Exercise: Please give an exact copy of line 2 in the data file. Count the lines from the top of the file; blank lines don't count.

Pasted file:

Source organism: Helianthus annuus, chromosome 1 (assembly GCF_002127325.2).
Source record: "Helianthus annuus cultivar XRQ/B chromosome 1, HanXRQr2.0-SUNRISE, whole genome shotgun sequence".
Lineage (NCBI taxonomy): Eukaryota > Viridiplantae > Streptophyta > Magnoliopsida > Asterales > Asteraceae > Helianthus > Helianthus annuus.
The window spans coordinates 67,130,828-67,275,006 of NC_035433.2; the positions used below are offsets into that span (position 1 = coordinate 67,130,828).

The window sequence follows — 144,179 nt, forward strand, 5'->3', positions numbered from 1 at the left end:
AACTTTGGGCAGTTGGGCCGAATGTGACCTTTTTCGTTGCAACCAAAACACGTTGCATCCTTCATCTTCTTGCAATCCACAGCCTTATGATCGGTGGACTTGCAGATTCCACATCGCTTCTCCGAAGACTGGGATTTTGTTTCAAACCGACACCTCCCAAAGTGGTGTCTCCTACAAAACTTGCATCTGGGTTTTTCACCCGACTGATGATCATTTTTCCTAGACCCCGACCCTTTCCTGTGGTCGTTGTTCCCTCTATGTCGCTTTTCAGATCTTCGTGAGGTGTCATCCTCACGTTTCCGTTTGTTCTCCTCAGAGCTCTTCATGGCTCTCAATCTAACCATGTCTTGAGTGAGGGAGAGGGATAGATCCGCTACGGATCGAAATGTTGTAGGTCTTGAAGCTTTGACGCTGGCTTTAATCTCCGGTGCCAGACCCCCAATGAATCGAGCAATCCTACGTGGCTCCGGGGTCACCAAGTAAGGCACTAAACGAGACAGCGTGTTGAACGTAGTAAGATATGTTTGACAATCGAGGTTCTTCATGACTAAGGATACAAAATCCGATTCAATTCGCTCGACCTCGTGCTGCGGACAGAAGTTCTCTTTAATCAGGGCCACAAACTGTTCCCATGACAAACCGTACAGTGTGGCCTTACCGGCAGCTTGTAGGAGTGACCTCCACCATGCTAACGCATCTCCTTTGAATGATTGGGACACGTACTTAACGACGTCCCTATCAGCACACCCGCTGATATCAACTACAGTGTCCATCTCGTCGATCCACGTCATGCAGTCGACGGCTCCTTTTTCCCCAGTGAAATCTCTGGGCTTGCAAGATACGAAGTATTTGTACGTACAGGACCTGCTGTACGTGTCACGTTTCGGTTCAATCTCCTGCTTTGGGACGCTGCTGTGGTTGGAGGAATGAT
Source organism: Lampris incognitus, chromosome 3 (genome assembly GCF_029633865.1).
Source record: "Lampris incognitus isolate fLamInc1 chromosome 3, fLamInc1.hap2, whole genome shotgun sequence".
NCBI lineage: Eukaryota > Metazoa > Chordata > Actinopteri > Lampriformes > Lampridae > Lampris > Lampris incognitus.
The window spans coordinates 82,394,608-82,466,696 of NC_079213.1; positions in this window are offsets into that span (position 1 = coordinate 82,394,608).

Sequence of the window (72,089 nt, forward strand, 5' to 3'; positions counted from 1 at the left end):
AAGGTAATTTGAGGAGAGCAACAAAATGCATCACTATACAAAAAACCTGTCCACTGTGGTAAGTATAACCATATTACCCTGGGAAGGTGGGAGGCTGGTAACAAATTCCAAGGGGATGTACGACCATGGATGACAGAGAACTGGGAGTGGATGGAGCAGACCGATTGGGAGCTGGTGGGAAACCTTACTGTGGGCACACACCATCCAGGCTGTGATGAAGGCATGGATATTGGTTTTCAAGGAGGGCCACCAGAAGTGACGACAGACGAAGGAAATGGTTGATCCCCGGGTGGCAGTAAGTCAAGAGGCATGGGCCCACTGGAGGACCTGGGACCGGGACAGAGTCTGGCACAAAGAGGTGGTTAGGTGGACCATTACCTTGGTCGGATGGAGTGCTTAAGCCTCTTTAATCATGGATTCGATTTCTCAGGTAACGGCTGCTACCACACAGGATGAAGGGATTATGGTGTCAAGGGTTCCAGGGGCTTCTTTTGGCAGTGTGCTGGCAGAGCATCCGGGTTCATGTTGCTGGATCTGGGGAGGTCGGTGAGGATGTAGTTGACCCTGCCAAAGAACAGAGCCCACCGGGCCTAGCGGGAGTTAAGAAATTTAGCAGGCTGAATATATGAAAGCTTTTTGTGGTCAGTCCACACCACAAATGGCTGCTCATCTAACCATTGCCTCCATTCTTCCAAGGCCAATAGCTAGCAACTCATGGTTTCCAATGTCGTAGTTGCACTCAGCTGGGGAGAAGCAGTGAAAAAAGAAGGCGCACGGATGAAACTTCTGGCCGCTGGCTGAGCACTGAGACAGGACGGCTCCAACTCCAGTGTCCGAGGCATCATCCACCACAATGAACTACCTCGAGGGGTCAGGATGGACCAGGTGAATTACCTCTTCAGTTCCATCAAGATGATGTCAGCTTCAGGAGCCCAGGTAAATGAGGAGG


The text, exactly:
Source record: "Helianthus annuus cultivar XRQ/B chromosome 1, HanXRQr2.0-SUNRISE, whole genome shotgun sequence".